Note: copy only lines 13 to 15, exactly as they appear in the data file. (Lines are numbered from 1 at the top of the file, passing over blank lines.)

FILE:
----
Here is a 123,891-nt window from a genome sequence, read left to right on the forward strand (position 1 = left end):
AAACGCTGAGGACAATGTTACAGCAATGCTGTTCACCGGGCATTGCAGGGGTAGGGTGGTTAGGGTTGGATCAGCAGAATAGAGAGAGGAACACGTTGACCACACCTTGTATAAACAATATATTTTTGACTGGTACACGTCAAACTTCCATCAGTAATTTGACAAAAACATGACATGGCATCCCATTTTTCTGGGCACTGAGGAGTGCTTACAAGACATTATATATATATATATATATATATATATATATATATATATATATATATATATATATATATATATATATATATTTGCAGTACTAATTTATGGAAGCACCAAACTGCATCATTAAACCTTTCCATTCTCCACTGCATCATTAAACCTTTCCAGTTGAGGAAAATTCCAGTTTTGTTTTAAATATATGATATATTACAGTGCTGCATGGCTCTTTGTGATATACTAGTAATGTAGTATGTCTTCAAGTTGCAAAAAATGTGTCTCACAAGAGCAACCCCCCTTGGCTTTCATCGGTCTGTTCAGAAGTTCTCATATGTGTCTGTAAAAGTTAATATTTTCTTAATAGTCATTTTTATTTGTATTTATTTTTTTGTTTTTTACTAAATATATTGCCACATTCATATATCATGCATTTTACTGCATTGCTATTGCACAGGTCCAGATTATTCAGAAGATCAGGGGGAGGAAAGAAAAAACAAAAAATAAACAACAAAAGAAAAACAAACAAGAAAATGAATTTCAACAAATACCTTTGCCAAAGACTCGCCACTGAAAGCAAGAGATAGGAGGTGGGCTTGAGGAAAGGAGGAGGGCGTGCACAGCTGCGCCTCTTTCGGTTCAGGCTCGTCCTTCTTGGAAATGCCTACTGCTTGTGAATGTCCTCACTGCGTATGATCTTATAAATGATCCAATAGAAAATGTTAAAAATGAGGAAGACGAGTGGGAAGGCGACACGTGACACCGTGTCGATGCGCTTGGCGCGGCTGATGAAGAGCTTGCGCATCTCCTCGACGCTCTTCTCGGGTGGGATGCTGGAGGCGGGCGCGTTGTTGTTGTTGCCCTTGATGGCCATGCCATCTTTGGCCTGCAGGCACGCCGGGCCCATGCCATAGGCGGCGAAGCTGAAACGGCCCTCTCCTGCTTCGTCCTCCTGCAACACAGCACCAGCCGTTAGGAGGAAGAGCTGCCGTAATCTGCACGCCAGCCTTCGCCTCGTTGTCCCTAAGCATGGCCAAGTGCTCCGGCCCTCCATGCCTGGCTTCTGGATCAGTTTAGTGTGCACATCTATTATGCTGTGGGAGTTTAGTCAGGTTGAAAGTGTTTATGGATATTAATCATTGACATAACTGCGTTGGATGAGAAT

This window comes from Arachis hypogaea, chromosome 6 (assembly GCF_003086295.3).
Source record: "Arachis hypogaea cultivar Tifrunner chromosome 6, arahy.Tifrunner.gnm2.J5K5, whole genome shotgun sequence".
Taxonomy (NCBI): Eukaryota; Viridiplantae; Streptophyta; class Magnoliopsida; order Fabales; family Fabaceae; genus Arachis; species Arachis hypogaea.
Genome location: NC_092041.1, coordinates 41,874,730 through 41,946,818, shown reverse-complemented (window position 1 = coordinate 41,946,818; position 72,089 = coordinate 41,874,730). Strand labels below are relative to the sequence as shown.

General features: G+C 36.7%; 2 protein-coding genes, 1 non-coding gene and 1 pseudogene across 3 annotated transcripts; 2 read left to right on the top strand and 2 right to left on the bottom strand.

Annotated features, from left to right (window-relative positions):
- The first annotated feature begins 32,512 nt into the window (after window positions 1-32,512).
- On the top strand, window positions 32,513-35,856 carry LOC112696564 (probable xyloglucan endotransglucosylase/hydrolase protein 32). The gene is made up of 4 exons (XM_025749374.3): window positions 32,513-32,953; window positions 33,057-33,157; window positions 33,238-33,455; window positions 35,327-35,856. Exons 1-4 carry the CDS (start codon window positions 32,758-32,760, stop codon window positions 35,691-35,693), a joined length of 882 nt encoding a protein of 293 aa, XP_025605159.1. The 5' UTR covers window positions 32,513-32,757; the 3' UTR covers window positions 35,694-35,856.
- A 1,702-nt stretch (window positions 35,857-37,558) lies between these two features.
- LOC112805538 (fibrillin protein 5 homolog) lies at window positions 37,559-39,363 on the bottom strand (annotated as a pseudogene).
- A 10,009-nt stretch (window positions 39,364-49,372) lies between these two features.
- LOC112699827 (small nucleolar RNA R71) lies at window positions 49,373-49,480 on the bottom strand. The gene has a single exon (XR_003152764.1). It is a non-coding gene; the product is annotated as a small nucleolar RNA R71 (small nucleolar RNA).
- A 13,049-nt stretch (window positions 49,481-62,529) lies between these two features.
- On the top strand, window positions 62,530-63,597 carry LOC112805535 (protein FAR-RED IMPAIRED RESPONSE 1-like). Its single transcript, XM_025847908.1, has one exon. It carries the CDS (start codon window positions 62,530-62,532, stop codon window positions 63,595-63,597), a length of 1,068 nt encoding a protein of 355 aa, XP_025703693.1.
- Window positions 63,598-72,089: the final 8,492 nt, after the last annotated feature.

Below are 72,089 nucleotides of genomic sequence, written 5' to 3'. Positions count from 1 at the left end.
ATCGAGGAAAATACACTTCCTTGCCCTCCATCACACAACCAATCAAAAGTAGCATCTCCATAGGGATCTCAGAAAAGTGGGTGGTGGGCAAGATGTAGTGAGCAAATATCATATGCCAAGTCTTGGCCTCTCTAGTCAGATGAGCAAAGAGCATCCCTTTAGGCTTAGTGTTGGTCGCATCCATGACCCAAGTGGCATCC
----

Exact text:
- A 10,009-nt stretch (window positions 39,364-49,372) lies between these two features.
- LOC112699827 (small nucleolar RNA R71) lies at window positions 49,373-49,480 on the bottom strand. The gene has a single exon (XR_003152764.1). It is a non-coding gene; the product is annotated as a small nucleolar RNA R71 (small nucleolar RNA).
- A 13,049-nt stretch (window positions 49,481-62,529) lies between these two features.